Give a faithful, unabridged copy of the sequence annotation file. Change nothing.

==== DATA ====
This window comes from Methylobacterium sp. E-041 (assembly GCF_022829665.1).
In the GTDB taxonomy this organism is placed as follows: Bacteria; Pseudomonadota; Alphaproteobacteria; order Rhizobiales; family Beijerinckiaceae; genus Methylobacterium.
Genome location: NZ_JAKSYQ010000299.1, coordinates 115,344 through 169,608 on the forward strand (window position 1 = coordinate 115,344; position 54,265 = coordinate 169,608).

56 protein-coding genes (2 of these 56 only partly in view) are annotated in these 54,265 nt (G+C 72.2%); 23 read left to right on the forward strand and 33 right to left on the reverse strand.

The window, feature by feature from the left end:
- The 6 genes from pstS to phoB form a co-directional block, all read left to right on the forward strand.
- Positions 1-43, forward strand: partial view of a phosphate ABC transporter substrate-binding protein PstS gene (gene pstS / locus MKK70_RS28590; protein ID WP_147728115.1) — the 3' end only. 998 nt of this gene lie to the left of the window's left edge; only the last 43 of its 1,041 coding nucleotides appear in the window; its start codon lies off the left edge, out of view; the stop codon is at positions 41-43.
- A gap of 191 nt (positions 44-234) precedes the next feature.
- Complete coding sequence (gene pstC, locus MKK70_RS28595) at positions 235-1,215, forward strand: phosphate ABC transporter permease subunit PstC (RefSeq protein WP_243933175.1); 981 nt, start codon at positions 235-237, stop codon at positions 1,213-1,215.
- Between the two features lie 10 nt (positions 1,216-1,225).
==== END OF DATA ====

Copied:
This window comes from Methylobacterium sp. E-041 (assembly GCF_022829665.1).
In the GTDB taxonomy this organism is placed as follows: Bacteria; Pseudomonadota; Alphaproteobacteria; order Rhizobiales; family Beijerinckiaceae; genus Methylobacterium.
Genome location: NZ_JAKSYQ010000299.1, coordinates 115,344 through 169,608 on the forward strand (window position 1 = coordinate 115,344; position 54,265 = coordinate 169,608).

56 protein-coding genes (2 of these 56 only partly in view) are annotated in these 54,265 nt (G+C 72.2%); 23 read left to right on the forward strand and 33 right to left on the reverse strand.

The window, feature by feature from the left end:
- The 6 genes from pstS to phoB form a co-directional block, all read left to right on the forward strand.
- Positions 1-43, forward strand: partial view of a phosphate ABC transporter substrate-binding protein PstS gene (gene pstS / locus MKK70_RS28590; protein ID WP_147728115.1) — the 3' end only. 998 nt of this gene lie to the left of the window's left edge; only the last 43 of its 1,041 coding nucleotides appear in the window; its start codon lies off the left edge, out of view; the stop codon is at positions 41-43.
- A gap of 191 nt (positions 44-234) precedes the next feature.
- Complete coding sequence (gene pstC, locus MKK70_RS28595) at positions 235-1,215, forward strand: phosphate ABC transporter permease subunit PstC (RefSeq protein WP_243933175.1); 981 nt, start codon at positions 235-237, stop codon at positions 1,213-1,215.
- Between the two features lie 10 nt (positions 1,216-1,225).